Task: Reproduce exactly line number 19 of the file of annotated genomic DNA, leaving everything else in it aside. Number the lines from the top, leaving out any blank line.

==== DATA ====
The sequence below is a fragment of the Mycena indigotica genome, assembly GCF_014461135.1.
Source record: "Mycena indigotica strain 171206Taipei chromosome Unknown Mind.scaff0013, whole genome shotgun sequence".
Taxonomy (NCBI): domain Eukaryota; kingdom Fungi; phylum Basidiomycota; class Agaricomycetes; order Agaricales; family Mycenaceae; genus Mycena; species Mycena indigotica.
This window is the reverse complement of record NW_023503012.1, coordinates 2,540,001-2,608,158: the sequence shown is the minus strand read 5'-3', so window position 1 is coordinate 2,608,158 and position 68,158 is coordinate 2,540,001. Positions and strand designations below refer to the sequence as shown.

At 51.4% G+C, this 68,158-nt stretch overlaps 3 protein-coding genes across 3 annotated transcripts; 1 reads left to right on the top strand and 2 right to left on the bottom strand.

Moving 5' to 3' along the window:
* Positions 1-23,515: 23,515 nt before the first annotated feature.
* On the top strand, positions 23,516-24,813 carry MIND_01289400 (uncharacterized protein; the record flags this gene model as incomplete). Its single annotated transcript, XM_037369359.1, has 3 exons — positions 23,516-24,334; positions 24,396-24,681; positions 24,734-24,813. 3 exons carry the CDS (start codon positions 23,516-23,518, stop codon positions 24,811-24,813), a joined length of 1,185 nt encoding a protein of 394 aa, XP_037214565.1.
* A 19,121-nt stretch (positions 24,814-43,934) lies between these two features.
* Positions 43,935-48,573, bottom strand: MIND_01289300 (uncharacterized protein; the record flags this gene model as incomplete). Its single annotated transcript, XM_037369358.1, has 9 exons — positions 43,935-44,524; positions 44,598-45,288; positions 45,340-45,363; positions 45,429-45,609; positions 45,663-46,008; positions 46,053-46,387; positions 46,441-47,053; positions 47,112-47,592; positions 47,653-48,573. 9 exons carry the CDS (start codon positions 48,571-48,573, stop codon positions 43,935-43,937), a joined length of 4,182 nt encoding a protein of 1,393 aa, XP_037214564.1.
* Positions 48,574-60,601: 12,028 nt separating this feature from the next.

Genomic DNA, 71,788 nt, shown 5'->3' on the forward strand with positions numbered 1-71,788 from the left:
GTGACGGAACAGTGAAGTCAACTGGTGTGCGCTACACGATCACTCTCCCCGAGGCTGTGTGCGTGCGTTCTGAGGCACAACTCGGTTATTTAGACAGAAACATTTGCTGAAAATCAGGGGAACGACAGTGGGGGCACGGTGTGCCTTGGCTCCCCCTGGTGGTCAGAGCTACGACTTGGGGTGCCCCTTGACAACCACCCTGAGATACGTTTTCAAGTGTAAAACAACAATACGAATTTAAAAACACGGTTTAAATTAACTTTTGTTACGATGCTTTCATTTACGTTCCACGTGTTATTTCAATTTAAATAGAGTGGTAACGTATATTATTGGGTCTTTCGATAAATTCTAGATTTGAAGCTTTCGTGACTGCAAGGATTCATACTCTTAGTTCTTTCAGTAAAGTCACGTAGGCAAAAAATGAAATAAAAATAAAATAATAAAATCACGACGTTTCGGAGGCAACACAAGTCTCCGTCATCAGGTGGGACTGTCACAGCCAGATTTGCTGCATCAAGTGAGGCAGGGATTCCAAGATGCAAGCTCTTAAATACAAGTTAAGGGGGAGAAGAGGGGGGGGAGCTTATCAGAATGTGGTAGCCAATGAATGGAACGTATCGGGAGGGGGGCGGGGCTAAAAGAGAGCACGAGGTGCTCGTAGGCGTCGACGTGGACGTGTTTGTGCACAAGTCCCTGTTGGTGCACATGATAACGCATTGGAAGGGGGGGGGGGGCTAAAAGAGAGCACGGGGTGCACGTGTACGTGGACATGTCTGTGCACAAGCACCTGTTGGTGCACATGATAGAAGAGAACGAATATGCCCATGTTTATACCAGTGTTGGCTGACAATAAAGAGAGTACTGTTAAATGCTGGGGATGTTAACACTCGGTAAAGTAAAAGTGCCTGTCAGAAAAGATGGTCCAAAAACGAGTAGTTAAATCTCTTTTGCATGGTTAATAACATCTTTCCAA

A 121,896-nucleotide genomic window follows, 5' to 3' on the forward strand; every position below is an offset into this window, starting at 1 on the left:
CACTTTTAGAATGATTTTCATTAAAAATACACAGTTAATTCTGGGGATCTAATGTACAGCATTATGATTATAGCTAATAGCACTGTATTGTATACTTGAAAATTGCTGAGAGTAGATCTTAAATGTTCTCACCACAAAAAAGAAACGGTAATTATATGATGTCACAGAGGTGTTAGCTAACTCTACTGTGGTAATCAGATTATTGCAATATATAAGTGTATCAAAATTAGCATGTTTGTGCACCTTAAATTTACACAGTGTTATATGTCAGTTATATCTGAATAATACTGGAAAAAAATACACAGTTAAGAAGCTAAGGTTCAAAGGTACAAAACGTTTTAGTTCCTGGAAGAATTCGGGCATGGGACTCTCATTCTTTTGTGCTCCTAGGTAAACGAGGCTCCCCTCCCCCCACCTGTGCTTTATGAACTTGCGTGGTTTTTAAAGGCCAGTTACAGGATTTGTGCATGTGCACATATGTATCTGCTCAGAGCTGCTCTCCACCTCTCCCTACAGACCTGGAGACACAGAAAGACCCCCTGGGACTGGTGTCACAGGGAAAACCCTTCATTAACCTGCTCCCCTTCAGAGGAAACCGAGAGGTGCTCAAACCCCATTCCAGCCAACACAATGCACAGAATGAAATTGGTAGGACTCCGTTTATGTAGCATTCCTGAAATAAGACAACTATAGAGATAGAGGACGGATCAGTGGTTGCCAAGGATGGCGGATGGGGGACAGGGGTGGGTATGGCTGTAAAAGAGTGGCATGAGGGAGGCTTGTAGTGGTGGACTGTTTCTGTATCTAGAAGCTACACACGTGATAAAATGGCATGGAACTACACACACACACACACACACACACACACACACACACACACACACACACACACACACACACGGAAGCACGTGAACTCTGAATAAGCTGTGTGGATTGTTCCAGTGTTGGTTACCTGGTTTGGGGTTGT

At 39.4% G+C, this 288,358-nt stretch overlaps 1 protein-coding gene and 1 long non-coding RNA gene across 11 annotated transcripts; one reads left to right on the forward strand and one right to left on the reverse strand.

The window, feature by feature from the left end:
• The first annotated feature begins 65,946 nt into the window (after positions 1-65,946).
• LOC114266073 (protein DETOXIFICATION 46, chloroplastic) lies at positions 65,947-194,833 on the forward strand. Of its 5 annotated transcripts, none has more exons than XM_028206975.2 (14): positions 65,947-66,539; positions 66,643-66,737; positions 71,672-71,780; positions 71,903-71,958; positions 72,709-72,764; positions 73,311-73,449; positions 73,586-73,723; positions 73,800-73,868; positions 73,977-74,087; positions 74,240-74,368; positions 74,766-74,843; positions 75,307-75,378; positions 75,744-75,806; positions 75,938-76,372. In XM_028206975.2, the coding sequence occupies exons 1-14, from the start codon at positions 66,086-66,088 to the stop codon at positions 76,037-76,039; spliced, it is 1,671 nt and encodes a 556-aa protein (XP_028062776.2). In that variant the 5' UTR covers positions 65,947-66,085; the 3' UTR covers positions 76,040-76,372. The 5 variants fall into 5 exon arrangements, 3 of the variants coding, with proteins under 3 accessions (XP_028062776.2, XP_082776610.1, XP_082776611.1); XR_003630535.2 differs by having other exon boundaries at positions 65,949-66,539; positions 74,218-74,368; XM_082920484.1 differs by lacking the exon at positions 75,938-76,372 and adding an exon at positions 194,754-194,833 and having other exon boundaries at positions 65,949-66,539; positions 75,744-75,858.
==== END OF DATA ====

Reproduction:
• LOC114266073 (protein DETOXIFICATION 46, chloroplastic) lies at positions 65,947-194,833 on the forward strand. Of its 5 annotated transcripts, none has more exons than XM_028206975.2 (14): positions 65,947-66,539; positions 66,643-66,737; positions 71,672-71,780; positions 71,903-71,958; positions 72,709-72,764; positions 73,311-73,449; positions 73,586-73,723; positions 73,800-73,868; positions 73,977-74,087; positions 74,240-74,368; positions 74,766-74,843; positions 75,307-75,378; positions 75,744-75,806; positions 75,938-76,372. In XM_028206975.2, the coding sequence occupies exons 1-14, from the start codon at positions 66,086-66,088 to the stop codon at positions 76,037-76,039; spliced, it is 1,671 nt and encodes a 556-aa protein (XP_028062776.2). In that variant the 5' UTR covers positions 65,947-66,085; the 3' UTR covers positions 76,040-76,372. The 5 variants fall into 5 exon arrangements, 3 of the variants coding, with proteins under 3 accessions (XP_028062776.2, XP_082776610.1, XP_082776611.1); XR_003630535.2 differs by having other exon boundaries at positions 65,949-66,539; positions 74,218-74,368; XM_082920484.1 differs by lacking the exon at positions 75,938-76,372 and adding an exon at positions 194,754-194,833 and having other exon boundaries at positions 65,949-66,539; positions 75,744-75,858.